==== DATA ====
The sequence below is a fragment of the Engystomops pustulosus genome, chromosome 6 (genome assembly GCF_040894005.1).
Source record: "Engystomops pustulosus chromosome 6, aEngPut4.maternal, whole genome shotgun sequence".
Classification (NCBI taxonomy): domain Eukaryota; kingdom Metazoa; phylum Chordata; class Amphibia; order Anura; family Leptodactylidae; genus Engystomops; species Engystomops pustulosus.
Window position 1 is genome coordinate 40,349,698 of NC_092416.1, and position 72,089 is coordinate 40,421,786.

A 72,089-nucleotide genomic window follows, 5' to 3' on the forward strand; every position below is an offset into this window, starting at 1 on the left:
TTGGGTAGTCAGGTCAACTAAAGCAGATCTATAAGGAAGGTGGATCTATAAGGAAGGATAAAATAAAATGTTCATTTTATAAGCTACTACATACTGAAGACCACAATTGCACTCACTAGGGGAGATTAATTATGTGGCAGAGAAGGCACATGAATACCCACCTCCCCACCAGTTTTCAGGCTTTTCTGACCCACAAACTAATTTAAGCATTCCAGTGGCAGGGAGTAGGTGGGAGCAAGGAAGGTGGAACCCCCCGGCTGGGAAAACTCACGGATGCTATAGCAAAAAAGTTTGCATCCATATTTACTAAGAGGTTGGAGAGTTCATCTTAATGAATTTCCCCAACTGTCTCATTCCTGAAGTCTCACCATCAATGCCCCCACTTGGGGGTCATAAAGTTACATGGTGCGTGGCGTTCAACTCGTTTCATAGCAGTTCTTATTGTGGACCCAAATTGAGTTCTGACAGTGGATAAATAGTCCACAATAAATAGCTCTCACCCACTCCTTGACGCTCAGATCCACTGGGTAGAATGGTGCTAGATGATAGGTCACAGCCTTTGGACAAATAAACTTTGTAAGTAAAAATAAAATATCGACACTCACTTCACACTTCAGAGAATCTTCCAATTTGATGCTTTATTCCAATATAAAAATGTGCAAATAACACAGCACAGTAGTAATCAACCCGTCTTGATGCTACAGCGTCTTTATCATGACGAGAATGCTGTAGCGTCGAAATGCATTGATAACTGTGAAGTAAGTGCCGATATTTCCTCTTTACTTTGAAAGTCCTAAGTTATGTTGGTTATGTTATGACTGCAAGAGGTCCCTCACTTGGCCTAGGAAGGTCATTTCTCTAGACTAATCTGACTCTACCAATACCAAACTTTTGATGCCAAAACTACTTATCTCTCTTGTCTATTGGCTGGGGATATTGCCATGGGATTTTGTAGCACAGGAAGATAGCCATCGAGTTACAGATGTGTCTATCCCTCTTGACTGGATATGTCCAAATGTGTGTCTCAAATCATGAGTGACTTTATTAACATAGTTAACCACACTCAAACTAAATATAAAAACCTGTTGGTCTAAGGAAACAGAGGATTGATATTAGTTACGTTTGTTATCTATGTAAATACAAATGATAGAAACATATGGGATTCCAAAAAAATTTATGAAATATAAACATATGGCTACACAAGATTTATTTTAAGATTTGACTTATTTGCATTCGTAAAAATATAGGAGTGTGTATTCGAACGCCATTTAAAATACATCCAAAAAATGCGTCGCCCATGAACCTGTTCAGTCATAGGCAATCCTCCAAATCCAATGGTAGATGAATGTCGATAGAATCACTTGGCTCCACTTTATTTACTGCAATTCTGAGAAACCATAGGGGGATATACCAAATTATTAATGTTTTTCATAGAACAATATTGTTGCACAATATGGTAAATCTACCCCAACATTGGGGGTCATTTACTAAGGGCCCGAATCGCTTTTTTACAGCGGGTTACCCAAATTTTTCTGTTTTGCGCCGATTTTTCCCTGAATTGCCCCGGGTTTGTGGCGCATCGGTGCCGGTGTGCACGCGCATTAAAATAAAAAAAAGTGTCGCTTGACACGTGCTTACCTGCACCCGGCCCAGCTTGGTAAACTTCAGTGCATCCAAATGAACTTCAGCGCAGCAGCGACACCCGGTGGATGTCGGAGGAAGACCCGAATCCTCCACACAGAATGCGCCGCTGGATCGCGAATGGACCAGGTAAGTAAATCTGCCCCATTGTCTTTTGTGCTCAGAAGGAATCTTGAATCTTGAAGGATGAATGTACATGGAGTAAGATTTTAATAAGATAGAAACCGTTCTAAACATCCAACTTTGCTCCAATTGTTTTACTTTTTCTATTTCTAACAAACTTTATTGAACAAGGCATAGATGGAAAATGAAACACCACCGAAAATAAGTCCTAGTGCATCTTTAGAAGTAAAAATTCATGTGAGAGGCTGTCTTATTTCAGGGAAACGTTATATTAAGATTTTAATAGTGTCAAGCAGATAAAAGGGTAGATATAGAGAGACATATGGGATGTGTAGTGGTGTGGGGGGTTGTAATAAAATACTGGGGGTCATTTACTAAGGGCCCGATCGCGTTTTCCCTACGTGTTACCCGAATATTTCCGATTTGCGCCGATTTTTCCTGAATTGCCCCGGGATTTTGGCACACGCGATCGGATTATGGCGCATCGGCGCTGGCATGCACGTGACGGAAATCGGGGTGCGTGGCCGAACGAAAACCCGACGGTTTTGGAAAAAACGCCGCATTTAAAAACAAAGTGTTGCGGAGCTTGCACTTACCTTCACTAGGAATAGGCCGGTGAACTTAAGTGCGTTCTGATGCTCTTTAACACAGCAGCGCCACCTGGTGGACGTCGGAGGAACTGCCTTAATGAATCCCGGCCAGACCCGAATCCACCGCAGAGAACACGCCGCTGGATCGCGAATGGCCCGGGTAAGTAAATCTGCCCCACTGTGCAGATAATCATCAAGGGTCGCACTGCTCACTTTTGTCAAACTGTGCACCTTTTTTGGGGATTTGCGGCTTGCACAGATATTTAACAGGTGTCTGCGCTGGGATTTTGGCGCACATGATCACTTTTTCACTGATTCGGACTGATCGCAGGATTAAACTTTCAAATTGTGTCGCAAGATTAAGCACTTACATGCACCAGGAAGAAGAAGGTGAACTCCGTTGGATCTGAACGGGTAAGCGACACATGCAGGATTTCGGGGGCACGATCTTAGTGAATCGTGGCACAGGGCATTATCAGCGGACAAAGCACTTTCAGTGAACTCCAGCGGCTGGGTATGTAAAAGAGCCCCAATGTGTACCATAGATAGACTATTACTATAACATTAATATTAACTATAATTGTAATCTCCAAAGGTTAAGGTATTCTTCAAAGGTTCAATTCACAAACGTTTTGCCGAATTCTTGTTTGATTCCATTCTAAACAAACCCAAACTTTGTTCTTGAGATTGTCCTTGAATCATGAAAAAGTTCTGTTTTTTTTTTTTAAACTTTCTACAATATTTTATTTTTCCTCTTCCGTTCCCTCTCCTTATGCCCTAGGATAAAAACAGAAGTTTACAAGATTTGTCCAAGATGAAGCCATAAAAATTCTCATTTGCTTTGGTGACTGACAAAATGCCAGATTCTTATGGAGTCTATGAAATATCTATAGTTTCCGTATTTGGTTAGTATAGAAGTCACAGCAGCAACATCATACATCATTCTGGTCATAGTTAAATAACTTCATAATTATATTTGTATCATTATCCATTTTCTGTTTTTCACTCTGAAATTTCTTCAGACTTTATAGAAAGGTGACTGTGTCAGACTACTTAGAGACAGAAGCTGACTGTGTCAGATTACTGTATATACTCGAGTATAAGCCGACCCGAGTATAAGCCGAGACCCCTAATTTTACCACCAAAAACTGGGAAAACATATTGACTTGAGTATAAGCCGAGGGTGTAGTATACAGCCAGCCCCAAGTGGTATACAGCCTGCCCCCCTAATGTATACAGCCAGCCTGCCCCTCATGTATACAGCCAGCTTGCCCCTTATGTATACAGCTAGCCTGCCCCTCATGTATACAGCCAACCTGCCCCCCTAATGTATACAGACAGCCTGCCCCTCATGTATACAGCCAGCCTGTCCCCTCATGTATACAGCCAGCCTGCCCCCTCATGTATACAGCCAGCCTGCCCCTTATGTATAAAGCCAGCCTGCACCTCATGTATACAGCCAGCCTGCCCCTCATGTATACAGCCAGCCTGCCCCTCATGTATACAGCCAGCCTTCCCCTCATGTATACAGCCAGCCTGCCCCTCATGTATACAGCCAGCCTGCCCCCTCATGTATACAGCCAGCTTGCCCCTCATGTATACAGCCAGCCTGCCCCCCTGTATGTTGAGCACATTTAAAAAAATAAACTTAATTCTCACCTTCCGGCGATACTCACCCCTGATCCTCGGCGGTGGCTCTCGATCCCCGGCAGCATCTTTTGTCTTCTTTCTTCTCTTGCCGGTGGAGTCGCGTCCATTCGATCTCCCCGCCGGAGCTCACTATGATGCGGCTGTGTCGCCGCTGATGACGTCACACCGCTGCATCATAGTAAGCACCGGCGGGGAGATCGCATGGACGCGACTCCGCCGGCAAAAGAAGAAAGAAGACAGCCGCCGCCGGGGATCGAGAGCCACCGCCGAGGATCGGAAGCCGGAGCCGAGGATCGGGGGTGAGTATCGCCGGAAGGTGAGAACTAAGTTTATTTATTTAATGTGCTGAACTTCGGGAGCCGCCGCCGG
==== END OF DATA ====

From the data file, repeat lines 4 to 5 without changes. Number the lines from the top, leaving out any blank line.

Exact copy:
Window position 1 is genome coordinate 40,349,698 of NC_092416.1, and position 72,089 is coordinate 40,421,786.

A 72,089-nucleotide genomic window follows, 5' to 3' on the forward strand; every position below is an offset into this window, starting at 1 on the left: